What would you think if you saw a bootleg of a product you design, manufacture, and sell pop up on eBay? For those of us who don’t make our livelihood this way, we might secretly hope our blinkenlight project ends up being so awesome that clones on AliExpress or TaoBao end up selling in the thousands . But of course anyone selling electronics as their business is going to be upset and wonder how this happened? It’s easy to fall into the trap of automatically assigning blame; if the legit boards were made in China would you assume that’s where the design was snagged to produce the bootlegs? There’s a saying about assumptions that applies to this tale.
Dave Curran from Tynemouth Software had one of his products cloned, and since he has been good enough to share all the details with us we’ve been able to take a look at the evidence. Dave’s detective work is top notch. What he found was surprising, his overseas manufacturer was blameless, and the bootleg board came from an entirely different source.
A clone of a clone!, we hear you groan.
The product in question is the Minstrel ZX80, a recreation of the Sinclair ZX80 home computer on a PCB in the same form factor as the later ZX81. It’s a project we covered back in 2017 upon its launch, and it seems that Dave has been quietly selling kits ever since. A reproduction of a particularly obscure 1980s home computer is hardly a high-volume product, so it was with considerable surprise then that he recently discovered an eBay listing complete with text lifted from his Tindie page offering it in a non-existent “Version 2.6” that he’d never released himself. Had that Shenzhen board house knocked out an extra run to satisfy the huge world market for bootleg clones of clones of 1980s computers? It seemed not, because though the boards were identical enough that they could be overlaid with nearly all components lining up it appeared from minor routing differences and a pair of surface-mount regulators in place of the original through-hole part that the bootleg item had been created afresh rather than simply produced as another run from the same Gerbers.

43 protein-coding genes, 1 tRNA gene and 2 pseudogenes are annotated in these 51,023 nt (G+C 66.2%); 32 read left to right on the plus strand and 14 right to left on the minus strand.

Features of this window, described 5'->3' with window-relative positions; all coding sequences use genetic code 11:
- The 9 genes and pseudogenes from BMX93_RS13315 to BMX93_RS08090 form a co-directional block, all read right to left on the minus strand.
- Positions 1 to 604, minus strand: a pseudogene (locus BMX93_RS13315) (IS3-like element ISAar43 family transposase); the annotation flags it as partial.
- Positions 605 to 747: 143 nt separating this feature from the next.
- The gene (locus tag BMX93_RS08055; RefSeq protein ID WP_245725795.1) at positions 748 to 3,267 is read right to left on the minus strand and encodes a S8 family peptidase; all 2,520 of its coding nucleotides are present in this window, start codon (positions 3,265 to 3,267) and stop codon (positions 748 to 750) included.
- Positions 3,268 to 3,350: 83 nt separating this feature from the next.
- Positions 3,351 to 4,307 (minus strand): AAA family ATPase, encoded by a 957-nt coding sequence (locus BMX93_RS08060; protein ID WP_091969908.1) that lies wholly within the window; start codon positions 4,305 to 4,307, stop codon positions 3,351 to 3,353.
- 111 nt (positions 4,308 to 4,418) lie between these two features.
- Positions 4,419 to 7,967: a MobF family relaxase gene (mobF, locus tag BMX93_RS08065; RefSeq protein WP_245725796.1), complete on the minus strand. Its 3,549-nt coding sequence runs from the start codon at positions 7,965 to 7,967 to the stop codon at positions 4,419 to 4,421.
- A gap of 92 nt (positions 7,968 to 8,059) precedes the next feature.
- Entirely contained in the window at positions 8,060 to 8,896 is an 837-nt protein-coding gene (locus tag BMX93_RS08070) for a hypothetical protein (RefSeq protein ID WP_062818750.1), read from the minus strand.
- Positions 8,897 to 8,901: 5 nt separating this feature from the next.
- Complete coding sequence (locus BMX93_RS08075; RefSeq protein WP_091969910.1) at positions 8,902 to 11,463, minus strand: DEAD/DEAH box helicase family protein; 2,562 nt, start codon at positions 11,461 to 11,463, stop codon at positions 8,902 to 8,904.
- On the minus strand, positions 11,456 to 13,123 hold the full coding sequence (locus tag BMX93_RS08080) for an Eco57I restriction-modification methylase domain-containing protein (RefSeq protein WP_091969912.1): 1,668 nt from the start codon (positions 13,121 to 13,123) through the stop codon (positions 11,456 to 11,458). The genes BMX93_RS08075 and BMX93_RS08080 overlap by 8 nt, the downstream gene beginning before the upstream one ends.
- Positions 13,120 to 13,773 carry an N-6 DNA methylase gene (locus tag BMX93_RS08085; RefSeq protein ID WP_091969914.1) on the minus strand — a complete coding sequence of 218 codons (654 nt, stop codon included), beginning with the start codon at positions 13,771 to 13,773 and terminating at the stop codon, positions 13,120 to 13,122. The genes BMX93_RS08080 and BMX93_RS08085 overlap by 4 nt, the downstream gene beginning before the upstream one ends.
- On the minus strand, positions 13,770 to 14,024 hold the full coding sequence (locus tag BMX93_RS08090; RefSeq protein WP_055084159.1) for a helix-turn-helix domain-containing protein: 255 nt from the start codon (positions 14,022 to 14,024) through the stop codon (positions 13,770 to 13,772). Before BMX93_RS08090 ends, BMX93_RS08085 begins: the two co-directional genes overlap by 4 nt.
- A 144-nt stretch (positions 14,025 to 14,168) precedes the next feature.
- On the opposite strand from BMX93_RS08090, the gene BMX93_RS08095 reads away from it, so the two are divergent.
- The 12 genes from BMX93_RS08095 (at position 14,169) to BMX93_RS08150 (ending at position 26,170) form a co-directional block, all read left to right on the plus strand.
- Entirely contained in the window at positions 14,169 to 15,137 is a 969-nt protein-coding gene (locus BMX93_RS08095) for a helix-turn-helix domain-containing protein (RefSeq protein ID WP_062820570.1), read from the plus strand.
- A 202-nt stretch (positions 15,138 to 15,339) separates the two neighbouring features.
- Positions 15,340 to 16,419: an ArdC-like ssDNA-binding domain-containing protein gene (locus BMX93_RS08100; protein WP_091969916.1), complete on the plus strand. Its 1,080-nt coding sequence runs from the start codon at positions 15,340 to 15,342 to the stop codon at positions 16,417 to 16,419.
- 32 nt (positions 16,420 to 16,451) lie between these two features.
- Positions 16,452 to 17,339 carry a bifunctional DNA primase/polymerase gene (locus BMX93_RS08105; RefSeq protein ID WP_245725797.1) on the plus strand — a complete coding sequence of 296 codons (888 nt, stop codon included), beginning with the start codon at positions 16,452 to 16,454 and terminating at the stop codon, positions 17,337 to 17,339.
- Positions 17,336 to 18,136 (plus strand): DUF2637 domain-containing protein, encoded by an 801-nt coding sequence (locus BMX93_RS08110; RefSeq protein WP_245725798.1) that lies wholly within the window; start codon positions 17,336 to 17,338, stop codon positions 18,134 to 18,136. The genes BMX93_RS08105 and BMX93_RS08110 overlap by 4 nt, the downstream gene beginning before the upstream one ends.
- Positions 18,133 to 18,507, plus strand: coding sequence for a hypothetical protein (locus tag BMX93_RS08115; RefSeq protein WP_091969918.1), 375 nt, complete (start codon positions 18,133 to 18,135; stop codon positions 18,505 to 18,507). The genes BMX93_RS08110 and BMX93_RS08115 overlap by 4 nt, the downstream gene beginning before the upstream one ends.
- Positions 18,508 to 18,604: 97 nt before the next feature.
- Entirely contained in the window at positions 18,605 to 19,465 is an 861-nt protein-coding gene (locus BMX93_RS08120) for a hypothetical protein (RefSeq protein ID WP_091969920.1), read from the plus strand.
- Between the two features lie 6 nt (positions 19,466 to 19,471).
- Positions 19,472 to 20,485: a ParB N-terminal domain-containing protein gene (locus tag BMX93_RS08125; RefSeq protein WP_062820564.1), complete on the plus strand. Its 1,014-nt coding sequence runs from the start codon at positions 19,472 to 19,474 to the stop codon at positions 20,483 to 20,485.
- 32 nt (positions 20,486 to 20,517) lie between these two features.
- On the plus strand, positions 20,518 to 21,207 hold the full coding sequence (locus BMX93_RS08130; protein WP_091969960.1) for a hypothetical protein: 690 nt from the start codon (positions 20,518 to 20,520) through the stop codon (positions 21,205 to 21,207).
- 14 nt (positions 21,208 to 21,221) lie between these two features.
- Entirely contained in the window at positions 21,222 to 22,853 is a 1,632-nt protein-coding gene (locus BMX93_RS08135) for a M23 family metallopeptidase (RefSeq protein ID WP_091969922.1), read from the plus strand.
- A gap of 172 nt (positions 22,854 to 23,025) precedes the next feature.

It’s all in the little differences.
Examining the images closely revealed some fascinating details. In the comparative image of a small section which we’ve placed on this page they can easily be seen. The silkscreen layer reveals a completely different set of footprints between the two boards, for example the decoupling capacitors and the reset button. There are also text differences, not just the missing BASIC commands and the orientation of text relative to components but in the text itself. “NTSC” versus “NTCS” next to the jumper, for example.
In most cases aside from the already-mentioned voltage regulators the components are identically placed and the tracks follow very similar paths. In some parts of the board there are extra tracks on the bootleg version that do not appear on the original, but the circuit derived from the original ZX80 with a few small modifications remains the same. The autofill copper however has significant differences that can be readily seen all over the board, it becomes clear that a different autofill algorithm is being employed working to its own tolerances.
It seems likely then that the bootleg had been created by hand in a CAD package, with the original serving as some kind of template. There remains a possibility that the Gerbers could somehow have been intercepted and imported into a package, but following some detective work on the part of Dave and others a different story emerged.
The path to the bootlegger
In April last year a customer who had bought a Tynemouth Minstrel ZX80 posted about it (Google Translate) on the Russian-language ZX-PK Sinclair enthusiasts forum. They put up a link to a high-resolution scan they had made of the board, and it was this scan that was used by another forum member who decided to make their own version (Google Translate). The translation isn’t exactly on-point, but it seems that he did indeed create it by hand in his CAD package before producing his first batch of boards.
What is clear from this tale is that the copy had nothing to do with any of [Dave]’s supply chain, so the popular theory that Gerbers sent abroad are sure to be bootlegged does not hold water in this case. We’re not saying it doesn’t happen, merely that it didn’t happen here. That an enthusiast with an eye to a quick buck would go so far as to directly clone the Minstrel from scratch is something of a surprise, as the task would require significant talent and expertise to achieve. We’d expect someone capable of that work to have no problem creating a product in their own right, perhaps a far more obvious target in this space would be a direct clone of the ZX80 itself with its PCB backing for the membrane keyboard. Either way it has been an interesting case to examine, and should you desire a ZX80 clone of your own we suggest you look at the real thing rather than a bootleg.